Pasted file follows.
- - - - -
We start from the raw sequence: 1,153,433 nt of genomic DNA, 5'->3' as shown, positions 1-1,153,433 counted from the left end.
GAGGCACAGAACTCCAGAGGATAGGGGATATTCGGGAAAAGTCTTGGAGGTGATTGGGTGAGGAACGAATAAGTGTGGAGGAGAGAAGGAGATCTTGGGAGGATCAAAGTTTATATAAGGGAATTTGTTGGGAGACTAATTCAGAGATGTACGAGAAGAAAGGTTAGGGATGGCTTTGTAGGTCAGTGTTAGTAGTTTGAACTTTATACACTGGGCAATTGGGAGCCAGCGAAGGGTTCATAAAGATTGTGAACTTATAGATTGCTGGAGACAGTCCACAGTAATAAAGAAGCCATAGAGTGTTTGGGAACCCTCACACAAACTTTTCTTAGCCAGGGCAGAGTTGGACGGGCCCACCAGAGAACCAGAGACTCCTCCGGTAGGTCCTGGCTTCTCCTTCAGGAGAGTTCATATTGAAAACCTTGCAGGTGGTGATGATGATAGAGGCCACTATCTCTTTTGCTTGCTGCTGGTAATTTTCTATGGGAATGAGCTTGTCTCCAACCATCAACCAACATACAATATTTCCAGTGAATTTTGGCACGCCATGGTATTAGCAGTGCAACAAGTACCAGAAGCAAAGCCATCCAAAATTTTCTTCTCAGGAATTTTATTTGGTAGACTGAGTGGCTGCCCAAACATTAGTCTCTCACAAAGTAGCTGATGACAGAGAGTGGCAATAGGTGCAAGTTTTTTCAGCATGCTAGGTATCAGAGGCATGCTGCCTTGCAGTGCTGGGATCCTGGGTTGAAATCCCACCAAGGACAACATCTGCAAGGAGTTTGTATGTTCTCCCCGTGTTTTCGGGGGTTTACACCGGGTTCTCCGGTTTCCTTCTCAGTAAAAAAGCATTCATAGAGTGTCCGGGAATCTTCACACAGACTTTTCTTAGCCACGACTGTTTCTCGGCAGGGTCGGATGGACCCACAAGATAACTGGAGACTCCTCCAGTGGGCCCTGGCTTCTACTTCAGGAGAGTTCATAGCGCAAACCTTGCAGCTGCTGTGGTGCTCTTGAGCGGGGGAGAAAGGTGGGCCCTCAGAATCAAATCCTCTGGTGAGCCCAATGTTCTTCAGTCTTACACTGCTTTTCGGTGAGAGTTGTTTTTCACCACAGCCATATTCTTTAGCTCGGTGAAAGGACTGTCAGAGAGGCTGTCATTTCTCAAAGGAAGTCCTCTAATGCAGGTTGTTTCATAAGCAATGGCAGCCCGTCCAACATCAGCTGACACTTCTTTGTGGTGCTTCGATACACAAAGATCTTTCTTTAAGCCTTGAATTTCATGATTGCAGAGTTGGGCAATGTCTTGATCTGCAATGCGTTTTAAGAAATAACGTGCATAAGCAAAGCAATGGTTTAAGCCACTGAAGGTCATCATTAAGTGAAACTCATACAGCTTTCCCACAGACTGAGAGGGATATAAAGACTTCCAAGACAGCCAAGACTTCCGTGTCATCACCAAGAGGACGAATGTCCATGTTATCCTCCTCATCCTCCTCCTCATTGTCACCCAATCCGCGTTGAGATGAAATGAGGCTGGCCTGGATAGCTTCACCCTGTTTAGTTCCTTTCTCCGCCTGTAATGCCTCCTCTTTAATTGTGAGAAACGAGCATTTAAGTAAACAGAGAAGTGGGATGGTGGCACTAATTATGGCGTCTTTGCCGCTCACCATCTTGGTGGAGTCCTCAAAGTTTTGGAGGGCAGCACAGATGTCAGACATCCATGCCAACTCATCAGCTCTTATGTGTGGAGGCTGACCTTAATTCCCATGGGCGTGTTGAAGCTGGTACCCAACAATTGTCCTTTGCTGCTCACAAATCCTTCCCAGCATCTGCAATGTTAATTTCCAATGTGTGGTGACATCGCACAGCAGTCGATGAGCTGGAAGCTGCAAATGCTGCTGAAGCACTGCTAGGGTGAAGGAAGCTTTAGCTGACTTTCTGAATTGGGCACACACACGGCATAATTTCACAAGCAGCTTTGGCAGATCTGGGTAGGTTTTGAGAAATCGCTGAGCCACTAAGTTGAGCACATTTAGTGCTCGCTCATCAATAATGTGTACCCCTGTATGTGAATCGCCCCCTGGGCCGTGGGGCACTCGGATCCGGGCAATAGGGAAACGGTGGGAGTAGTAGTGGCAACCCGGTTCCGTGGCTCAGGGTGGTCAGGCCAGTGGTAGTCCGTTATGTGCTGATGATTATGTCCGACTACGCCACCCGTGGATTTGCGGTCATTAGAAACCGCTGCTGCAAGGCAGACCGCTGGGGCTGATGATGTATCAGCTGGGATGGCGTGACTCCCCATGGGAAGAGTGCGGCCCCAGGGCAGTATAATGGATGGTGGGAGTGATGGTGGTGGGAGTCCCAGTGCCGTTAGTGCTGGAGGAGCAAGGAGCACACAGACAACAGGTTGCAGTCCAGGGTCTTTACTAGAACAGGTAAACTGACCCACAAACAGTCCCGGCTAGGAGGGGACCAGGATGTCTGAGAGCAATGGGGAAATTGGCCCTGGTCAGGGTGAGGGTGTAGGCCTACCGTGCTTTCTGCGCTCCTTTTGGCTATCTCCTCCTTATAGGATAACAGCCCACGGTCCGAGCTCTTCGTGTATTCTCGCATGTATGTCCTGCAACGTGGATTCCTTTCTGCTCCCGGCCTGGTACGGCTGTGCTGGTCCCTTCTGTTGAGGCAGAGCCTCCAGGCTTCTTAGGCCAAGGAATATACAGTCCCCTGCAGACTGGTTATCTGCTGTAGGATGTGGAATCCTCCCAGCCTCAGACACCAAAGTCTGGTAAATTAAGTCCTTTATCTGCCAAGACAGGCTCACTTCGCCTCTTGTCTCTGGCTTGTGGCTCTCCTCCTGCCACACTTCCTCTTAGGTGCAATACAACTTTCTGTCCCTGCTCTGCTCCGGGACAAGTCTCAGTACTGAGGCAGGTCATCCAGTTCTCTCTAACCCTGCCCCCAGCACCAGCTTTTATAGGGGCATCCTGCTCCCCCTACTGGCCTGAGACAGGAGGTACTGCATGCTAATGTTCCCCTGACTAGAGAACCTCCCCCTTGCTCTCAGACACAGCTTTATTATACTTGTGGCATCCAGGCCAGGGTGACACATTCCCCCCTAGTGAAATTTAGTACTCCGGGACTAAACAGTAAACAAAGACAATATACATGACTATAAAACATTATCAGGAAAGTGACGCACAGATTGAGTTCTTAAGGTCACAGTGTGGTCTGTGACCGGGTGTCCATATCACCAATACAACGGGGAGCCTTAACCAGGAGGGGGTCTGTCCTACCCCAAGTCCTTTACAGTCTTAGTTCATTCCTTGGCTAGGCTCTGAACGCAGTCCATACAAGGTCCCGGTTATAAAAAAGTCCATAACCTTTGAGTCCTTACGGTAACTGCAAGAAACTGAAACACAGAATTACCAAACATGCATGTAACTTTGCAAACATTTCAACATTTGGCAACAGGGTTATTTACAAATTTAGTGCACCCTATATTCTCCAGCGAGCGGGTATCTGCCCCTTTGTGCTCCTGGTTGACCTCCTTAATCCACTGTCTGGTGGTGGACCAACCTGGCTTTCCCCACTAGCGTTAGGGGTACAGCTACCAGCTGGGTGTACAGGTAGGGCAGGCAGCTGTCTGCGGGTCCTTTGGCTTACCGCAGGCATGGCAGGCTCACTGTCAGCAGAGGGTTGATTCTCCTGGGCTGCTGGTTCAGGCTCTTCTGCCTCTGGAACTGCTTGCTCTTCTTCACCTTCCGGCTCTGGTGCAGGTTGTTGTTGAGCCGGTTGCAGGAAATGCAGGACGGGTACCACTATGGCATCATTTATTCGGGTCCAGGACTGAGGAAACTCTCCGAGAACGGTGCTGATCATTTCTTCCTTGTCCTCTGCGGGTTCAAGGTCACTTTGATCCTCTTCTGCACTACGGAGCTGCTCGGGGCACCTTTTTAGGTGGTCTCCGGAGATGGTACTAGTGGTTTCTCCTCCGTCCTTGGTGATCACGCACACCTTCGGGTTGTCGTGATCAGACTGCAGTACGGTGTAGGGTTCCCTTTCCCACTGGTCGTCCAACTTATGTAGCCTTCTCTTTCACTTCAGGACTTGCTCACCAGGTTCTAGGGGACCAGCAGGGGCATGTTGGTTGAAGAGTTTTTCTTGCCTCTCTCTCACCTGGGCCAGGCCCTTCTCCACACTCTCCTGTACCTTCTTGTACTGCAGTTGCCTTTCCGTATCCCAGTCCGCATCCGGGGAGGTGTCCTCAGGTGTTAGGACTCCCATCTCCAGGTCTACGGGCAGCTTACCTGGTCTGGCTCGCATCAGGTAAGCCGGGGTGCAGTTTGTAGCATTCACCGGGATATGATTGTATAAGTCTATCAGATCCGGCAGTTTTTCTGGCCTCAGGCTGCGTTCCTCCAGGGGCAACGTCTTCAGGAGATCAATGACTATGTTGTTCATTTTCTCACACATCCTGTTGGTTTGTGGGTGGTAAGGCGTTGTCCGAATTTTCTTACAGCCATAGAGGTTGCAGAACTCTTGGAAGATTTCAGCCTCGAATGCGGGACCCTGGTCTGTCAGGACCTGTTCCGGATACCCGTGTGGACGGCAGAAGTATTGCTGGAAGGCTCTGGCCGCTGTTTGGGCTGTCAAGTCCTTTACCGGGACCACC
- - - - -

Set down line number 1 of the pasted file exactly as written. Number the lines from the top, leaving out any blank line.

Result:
We start from the raw sequence: 1,153,433 nt of genomic DNA, 5'->3' as shown, positions 1-1,153,433 counted from the left end.